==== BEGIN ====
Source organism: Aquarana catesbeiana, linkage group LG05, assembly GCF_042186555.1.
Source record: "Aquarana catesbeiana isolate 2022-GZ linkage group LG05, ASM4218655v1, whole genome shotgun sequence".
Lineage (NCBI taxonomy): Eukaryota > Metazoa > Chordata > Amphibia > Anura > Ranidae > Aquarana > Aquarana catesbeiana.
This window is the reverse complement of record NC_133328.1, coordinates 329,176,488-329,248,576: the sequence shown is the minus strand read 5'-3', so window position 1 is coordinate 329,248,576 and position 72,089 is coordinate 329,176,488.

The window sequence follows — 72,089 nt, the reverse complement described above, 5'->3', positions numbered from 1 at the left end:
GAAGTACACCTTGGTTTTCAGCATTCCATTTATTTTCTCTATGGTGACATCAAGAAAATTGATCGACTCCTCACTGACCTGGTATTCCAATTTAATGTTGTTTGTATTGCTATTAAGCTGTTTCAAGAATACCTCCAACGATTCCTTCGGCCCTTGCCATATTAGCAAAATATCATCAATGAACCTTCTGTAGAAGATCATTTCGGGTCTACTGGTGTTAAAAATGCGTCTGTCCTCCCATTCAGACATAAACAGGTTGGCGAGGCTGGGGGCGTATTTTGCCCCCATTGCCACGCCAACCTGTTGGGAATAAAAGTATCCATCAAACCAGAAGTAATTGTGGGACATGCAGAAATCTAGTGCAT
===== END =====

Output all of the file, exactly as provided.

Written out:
Source organism: Aquarana catesbeiana, linkage group LG05, assembly GCF_042186555.1.
Source record: "Aquarana catesbeiana isolate 2022-GZ linkage group LG05, ASM4218655v1, whole genome shotgun sequence".
Lineage (NCBI taxonomy): Eukaryota > Metazoa > Chordata > Amphibia > Anura > Ranidae > Aquarana > Aquarana catesbeiana.
This window is the reverse complement of record NC_133328.1, coordinates 329,176,488-329,248,576: the sequence shown is the minus strand read 5'-3', so window position 1 is coordinate 329,248,576 and position 72,089 is coordinate 329,176,488.

The window sequence follows — 72,089 nt, the reverse complement described above, 5'->3', positions numbered from 1 at the left end:
GAAGTACACCTTGGTTTTCAGCATTCCATTTATTTTCTCTATGGTGACATCAAGAAAATTGATCGACTCCTCACTGACCTGGTATTCCAATTTAATGTTGTTTGTATTGCTATTAAGCTGTTTCAAGAATACCTCCAACGATTCCTTCGGCCCTTGCCATATTAGCAAAATATCATCAATGAACCTTCTGTAGAAGATCATTTCGGGTCTACTGGTGTTAAAAATGCGTCTGTCCTCCCATTCAGACATAAACAGGTTGGCGAGGCTGGGGGCGTATTTTGCCCCCATTGCCACGCCAACCTGTTGGGAATAAAAGTATCCATCAAACCAGAAGTAATTGTGGGACATGCAGAAATCTAGTGCAT